ROBERT SIEGEL, HOST:
A revival of Harold Pinter's 1978 play "Betrayal" is in rehearsal in New York. "Betrayal" is the story of an affair and it unfolds backwards in time from the lovers sharing a post-romantic drink to the passion they first shared seven years earlier. Along the way, much deceptive betrayal is revealed. Mike Nichols is directing this production and it features Daniel Craig, Rachel Weisz and Rafe Spall.
And Daniel Craig joins us from New York. Welcome to the program.
DANIEL CRAIG: It's a pleasure to be here.
SIEGEL: You play Robert, Rachel Weisz plays your wife, Emma, Rafe Spall plays Robert's best friend and Emma's lover, Jerry. Since you and Rachel Weisz are real life husband and wife, is rehearsal 24/7? Is there an unusual number of pauses in your conversation at home?
CRAIG: What's interesting about the play is that it's sort of very intense, and a very intense thing to do, but we manage just to go home and just sort of leave it there at work. I think otherwise it would be too difficult to do.
SIEGEL: It's not the subject of conversation at home about how that happened and...
CRAIG: We don't talk to each other about it, no. We separate about it. You know, she gets on with her thing, I get on with my thing. And we decided to do that because it's important to be separate entities when you're at work.
SIEGEL: I tend to think of "Betrayal" as a contemporary play, but I realized that I recently interviewed the actress Rebecca Hall, whose father was the original director in both London and New York and she wasn't born yet when this play was first staged.
CRAIG: She's very young.
SIEGEL: I just wonder, do you find that this is at all dated, or does it feel contemporary to you?
CRAIG: Surprisingly contemporary. But I think that when you have someone as good as Pinter, it remains timeless and the themes are timeless and it's just good writing.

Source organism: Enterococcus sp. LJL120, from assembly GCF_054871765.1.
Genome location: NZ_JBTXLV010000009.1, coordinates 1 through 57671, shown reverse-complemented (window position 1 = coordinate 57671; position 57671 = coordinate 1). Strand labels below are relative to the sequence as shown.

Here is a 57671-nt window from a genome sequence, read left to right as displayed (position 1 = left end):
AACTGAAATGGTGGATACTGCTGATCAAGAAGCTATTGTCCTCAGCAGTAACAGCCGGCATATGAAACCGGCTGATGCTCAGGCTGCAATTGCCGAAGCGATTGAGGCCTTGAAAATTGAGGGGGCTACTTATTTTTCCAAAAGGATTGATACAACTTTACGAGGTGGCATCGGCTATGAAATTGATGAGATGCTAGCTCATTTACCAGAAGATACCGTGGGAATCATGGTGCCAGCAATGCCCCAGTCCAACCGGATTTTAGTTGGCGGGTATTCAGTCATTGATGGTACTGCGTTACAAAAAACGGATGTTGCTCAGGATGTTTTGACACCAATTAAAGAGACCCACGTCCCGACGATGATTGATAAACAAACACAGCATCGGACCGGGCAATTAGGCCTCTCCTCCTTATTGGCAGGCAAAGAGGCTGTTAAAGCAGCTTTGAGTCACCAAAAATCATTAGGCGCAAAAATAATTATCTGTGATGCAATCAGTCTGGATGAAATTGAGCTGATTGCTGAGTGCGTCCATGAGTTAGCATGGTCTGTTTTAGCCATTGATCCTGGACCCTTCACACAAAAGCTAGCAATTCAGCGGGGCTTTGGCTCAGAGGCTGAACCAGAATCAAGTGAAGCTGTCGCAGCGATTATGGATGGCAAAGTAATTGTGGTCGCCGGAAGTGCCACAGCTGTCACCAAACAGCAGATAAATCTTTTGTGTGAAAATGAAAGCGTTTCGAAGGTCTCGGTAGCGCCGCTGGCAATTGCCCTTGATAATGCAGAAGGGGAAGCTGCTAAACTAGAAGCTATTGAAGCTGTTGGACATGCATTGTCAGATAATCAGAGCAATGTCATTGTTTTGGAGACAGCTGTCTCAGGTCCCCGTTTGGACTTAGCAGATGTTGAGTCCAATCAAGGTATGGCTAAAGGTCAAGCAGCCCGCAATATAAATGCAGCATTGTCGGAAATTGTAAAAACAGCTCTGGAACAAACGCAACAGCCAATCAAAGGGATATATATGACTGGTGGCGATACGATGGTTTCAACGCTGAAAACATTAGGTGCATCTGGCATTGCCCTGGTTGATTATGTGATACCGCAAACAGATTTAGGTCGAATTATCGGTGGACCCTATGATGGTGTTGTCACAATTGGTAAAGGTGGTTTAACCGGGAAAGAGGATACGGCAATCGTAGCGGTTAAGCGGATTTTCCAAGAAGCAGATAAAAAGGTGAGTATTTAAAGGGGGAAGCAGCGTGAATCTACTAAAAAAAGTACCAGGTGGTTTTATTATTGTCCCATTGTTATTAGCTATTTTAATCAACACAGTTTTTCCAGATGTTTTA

SIEGEL: On the other hand, there are moments when your character says perhaps he should have had the affair with Jerry. That sounds different to people in 2013 than it did in 19...
CRAIG: It may do, yeah. Pinter was very tough about that. I mean, he said there's no homosexual kind of overtones at all in the play, but obviously we're throwing loads in 'cause it's - just to let you know.
SIEGEL: You're throwing that in.
CRAIG: Yeah. I don't know. I mean, the play brings up so many levels of emotion that you sort of pick away at it and you find more and more things. We discuss everything and sort of what that means and what it doesn't mean and either throw it out or keep it in. It just depends on how the rehearsal is going.
SIEGEL: You dive very deeply into this during the rehearsal period.
CRAIG: I mean, I wouldn't know any other way. I mean, I don't think there is another way to do it. You can't do it halfway.
SIEGEL: The men in "Betrayal" are Oxbridge literati. They seem to be from a stratum of British society perhaps your Cambridge-educated real-life wife grew up in, but this isn't your native ground.
CRAIG: No, as far away as possible from me, I suppose. I left school at 16, so I wish I'd stayed and I wish I'd gone on to a university education, but I eventually went to college and I studied acting, so I got there eventually.